Honesdale and gerrymandering
HONESDALE, PA — “Pennsylvania is one of the three worst gerrymandered states in the nation, though there have been efforts across the board to change this. Today, there are bipartisan companion bills in the PA House and Senate, which would create an independent citizens’ commission to draw district lines in a fair, impartial and transparent way.” So said a statement read by Micki McDonnell of Fair Districts PA during the public comment portion of the February 12 Honesdale Borough Council meeting.
McDonnell said, “Senate Bill 22, introduced jointly by Republican and Democratic state senators, has 17 co-sponsors in the state senate. House Bill 722, also jointly sponsored by a representative from each party, has 107 co-sponsors, a majority of the State House of Representatives.” She added that Rep. Jonathan Fritz and Sen. Lisa Baker have yet to sign on, and that Fair Districts PA, represented at the meeting by about eight people, hoped to change their minds with local government endorsement of both bills.
That endorsement would come in the form of a resolution supporting the two bills. McDonnell concluded her statement with a request that the council consider joining the 13 counties and 160 municipalities statewide that have already passed resolutions supporting the bills, Monroe, Luzerne, and Wyoming Counties among them. The resolution would be introduced at the Hawley Borough Council meeting on February 14, and was approved at the February 12 Scranton City Council meeting.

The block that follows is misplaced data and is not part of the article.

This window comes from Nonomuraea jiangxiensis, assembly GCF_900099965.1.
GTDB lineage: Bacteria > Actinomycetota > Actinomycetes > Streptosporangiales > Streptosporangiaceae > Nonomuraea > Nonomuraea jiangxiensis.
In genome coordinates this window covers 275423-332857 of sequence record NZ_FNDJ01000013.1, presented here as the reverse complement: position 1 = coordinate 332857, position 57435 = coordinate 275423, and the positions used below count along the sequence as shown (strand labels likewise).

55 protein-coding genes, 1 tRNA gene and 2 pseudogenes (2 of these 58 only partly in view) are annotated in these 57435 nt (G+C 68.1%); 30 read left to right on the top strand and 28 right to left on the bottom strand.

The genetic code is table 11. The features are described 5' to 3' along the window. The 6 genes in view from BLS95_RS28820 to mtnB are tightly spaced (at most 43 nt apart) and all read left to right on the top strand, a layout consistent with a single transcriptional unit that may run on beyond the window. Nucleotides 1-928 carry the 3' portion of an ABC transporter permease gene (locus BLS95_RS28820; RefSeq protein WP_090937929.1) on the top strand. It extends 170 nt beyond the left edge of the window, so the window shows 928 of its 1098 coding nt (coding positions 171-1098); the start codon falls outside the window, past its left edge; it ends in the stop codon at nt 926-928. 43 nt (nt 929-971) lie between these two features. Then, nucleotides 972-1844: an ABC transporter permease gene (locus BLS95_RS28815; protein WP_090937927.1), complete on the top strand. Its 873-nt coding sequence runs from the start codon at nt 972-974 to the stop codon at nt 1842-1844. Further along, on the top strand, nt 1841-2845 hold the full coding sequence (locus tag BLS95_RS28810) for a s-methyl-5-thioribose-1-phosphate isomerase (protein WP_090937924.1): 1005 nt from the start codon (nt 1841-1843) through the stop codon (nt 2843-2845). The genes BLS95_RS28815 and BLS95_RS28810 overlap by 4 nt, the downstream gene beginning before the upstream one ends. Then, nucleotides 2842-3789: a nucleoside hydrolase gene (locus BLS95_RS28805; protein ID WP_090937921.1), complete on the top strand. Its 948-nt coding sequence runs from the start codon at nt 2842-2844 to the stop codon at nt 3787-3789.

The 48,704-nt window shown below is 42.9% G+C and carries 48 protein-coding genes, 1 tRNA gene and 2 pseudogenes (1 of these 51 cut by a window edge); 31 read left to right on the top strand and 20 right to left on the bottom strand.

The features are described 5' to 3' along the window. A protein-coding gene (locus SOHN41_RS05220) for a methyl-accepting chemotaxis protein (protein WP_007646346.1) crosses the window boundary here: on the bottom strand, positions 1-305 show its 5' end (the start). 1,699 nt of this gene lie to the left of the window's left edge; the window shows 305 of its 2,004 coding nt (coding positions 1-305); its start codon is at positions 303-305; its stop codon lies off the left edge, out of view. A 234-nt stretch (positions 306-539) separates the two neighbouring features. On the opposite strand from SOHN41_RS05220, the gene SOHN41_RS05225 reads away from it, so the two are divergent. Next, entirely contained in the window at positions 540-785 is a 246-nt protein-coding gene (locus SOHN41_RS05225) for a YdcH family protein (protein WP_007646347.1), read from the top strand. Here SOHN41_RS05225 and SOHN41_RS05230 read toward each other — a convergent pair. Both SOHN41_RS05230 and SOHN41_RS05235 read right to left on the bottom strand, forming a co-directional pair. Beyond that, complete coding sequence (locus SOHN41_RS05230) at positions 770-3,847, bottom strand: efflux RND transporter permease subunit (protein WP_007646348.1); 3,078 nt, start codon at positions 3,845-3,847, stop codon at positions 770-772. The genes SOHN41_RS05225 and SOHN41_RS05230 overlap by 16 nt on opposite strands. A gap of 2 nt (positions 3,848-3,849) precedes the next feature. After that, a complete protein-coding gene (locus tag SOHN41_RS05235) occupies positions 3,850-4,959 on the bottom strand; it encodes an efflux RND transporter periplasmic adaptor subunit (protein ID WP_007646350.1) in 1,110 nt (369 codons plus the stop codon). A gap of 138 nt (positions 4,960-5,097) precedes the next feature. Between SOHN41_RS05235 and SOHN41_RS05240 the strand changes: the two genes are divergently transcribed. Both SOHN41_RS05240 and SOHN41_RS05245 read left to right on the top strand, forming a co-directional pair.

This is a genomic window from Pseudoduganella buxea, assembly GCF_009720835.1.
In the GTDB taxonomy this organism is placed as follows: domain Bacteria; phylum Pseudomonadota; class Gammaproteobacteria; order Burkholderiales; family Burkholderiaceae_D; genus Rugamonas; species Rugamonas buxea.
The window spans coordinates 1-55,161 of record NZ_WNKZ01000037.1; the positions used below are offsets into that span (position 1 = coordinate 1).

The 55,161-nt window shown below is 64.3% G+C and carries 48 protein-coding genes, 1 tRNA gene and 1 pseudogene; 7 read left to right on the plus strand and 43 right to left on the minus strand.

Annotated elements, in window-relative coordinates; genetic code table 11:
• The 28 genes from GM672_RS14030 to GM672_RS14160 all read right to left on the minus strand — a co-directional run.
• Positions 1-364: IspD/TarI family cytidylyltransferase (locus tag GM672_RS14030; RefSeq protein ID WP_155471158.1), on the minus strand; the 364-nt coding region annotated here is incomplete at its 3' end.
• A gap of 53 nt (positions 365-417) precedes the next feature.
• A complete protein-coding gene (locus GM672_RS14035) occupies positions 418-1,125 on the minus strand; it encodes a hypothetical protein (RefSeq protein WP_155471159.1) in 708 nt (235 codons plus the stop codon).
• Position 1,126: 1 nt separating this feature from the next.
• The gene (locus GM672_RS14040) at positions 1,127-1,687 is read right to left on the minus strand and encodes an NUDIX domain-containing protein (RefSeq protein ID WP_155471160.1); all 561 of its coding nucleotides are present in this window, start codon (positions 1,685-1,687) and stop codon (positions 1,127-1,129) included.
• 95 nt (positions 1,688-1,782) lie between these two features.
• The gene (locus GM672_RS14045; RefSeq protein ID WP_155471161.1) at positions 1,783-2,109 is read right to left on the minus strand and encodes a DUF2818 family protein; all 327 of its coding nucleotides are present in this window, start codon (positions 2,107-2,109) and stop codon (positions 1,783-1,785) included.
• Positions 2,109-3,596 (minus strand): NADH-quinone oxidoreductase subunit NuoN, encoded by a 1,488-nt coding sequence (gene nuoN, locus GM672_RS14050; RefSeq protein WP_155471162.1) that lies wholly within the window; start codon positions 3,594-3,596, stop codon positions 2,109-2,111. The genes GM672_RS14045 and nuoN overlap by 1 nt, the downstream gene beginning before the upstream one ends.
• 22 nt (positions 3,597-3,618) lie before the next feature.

Although the council took no action on McDonnell’s request, it asked her to leave a written copy of her statement with borough secretary-manager Judy Poltanis.
In other business, the council adopted an amended 2018 borough budget, with six in favor, Bill Canfield opposed. It also voted unanimously to advertise for part-time clerical position candidates; the successful candidate will assist secretary-manager Poltanis and serve as her backup. And a resignation letter from one of two recently hired part-time parking enforcement officers prompted a second unanimous council vote to advertise for replacement candidates.
Director of Public Works Rich Doney announced that Berlin Township bid $33,000 to purchase one of the borough’s aging dump trucks. As that amount exceeded all three appraisals obtained prior to the bid, council voted unanimously to accept it.
A request from James Brennan and Bob Jennings to vacate the appointment of Travis Rivera (on grounds that unlawful procedure had been followed during the vote of candidate Juanita Pisano) was voted down by the other five council members. In the absence of borough solicitor Rich Henry, who at the January 22 council meeting opined that the Pisano vote was lawful, no additional legal advice could be obtained. But, in private remarks after the meeting, Jennings indicated that he and Brennan would not let the matter rest.